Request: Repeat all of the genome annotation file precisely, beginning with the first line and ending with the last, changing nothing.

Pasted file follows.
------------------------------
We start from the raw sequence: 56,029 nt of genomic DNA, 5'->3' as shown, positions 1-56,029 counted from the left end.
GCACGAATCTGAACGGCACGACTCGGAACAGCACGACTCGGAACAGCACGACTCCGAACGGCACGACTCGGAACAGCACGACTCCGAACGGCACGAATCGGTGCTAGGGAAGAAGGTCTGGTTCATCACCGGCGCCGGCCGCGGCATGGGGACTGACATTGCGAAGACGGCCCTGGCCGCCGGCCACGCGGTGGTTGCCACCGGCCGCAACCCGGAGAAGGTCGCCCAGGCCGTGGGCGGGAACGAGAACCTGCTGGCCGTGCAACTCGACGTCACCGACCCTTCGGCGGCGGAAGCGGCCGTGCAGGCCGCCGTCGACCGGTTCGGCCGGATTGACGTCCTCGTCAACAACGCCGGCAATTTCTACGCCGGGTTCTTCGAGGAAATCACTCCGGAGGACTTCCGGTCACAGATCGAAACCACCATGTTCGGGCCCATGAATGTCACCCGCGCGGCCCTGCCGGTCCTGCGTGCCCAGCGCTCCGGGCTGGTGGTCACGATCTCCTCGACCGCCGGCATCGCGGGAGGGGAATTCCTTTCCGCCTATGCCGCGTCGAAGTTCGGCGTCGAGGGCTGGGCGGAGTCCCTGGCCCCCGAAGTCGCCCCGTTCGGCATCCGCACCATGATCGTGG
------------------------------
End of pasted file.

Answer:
We start from the raw sequence: 56,029 nt of genomic DNA, 5'->3' as shown, positions 1-56,029 counted from the left end.
GCACGAATCTGAACGGCACGACTCGGAACAGCACGACTCGGAACAGCACGACTCCGAACGGCACGACTCGGAACAGCACGACTCCGAACGGCACGAATCGGTGCTAGGGAAGAAGGTCTGGTTCATCACCGGCGCCGGCCGCGGCATGGGGACTGACATTGCGAAGACGGCCCTGGCCGCCGGCCACGCGGTGGTTGCCACCGGCCGCAACCCGGAGAAGGTCGCCCAGGCCGTGGGCGGGAACGAGAACCTGCTGGCCGTGCAACTCGACGTCACCGACCCTTCGGCGGCGGAAGCGGCCGTGCAGGCCGCCGTCGACCGGTTCGGCCGGATTGACGTCCTCGTCAACAACGCCGGCAATTTCTACGCCGGGTTCTTCGAGGAAATCACTCCGGAGGACTTCCGGTCACAGATCGAAACCACCATGTTCGGGCCCATGAATGTCACCCGCGCGGCCCTGCCGGTCCTGCGTGCCCAGCGCTCCGGGCTGGTGGTCACGATCTCCTCGACCGCCGGCATCGCGGGAGGGGAATTCCTTTCCGCCTATGCCGCGTCGAAGTTCGGCGTCGAGGGCTGGGCGGAGTCCCTGGCCCCCGAAGTCGCCCCGTTCGGCATCCGCACCATGATCGTGG